The British armed forces reflected the rest of British society. Officers were drawn from the upper classes and the ordinary soldiers from the working class. (This is a generalisation, but mostly true.) Class divisions were physical in pubs. The working man drank Mild in the public bar. Those of higher social status drank Bitter in the saloon bar or lounge.
Early in the war “Officers Only” signs began to appear outside some pubs. Parts, or in some cases all, of a pub was restricted to commissioned officers. Something which obviously pissed off the other ranks. Often non-commissioned servicemen were limited to the public bar while the officers got all the posh rooms to themselves.
The move didn’t come from central government, who made clear that it saw no problem with officers and men mixing in pubs. Nor was the trade itself behind the move. They were also happy to have all types of servicemen in the whole of their premises.
It was the Commanding Officer of a base who would insist on it. If he requested part of a pub be reserved for officers it was difficult for a publican to refuse, for fear of his whole pub being placed out of bounds for all ranks. Doubtless at this stage of the war, 1940, the COs would mostly be regular officers, used to the peacetime distinctions between ranks.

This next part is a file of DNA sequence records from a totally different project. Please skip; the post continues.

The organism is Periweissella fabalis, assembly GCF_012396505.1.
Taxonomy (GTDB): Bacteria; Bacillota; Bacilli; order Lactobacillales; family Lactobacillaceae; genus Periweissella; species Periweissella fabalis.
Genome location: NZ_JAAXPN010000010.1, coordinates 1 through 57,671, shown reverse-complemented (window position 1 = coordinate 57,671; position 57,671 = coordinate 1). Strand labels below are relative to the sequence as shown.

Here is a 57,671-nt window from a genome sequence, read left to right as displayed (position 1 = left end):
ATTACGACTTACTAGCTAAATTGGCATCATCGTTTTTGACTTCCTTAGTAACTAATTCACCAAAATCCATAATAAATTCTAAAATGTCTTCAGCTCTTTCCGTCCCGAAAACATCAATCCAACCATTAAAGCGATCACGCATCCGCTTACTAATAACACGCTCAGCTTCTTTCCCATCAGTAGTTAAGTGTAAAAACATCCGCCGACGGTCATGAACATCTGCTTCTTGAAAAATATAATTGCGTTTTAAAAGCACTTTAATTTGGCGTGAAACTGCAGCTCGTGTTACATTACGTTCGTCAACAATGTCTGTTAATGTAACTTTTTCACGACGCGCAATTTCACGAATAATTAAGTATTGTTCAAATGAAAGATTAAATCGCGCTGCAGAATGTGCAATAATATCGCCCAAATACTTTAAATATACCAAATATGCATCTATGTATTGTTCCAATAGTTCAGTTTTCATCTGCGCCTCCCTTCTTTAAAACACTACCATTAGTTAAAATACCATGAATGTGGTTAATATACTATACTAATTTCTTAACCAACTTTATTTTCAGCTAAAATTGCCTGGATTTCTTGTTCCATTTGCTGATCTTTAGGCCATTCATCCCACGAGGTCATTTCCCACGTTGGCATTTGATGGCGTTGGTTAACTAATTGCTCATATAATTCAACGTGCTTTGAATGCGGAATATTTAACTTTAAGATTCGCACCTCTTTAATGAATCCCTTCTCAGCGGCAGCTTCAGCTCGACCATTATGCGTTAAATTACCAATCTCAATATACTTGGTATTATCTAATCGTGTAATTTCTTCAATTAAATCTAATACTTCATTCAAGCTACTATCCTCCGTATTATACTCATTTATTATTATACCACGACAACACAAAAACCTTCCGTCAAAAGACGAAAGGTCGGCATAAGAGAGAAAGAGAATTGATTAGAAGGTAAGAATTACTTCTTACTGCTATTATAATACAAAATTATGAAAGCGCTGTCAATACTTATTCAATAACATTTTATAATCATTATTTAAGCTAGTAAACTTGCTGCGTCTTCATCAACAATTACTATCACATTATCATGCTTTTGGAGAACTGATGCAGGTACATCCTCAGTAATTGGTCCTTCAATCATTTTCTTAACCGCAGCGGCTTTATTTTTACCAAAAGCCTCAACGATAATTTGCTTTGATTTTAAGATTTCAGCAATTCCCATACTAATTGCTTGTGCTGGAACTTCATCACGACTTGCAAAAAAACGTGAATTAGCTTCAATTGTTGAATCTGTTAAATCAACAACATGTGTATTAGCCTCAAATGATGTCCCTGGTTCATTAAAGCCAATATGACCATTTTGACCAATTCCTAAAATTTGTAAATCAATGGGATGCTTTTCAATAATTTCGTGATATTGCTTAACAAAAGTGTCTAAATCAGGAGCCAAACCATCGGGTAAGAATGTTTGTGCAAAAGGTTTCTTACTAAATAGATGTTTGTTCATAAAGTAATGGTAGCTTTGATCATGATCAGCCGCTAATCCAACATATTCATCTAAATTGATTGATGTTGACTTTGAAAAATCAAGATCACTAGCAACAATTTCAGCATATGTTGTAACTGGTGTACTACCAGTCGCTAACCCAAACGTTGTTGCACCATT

The policy not only went down badly with other ranks, but also with the public in general, who believed everyone was in the war together.
One counter-argument was that in the past the other ranks themselves had preferred to isolated from their officers, mostly for reasons of class. But that was in the days when officers and men had come from different classes. The former from the middle and upper classes and the latter from the working class. By 1940, this was no longer the case, with all classes represented in every rank.
It seems to have been a particular problem around RAF bases. Many had no officers’ mess and pubs were used instead to serve this role. Ironically, it was amongst bomber crews that the bonds between officers and men were the tightest. As one pilot officer said:
“If they think I’m going to send my air crew, who’ve just been on a bombing raid with me, into another bar when I go into that one, there’ll be trouble. My boys’ll tear the notice down.”
After a couple of years of complaints, the government finally took action in 1942. The War Minister, Sir James Grigg, announced that restaurants, pubs and cafes would not be allowed to be designated as for officers only.
That should have been the end of it. But it wasn’t quite. In 1944 a serviceman wrote a letter to the Gloucestershire Echo complaining that most of the dances held at Cheltenham Town Hall were for officers only. Obviously, the 1942 ruling didn’t apply to every venue.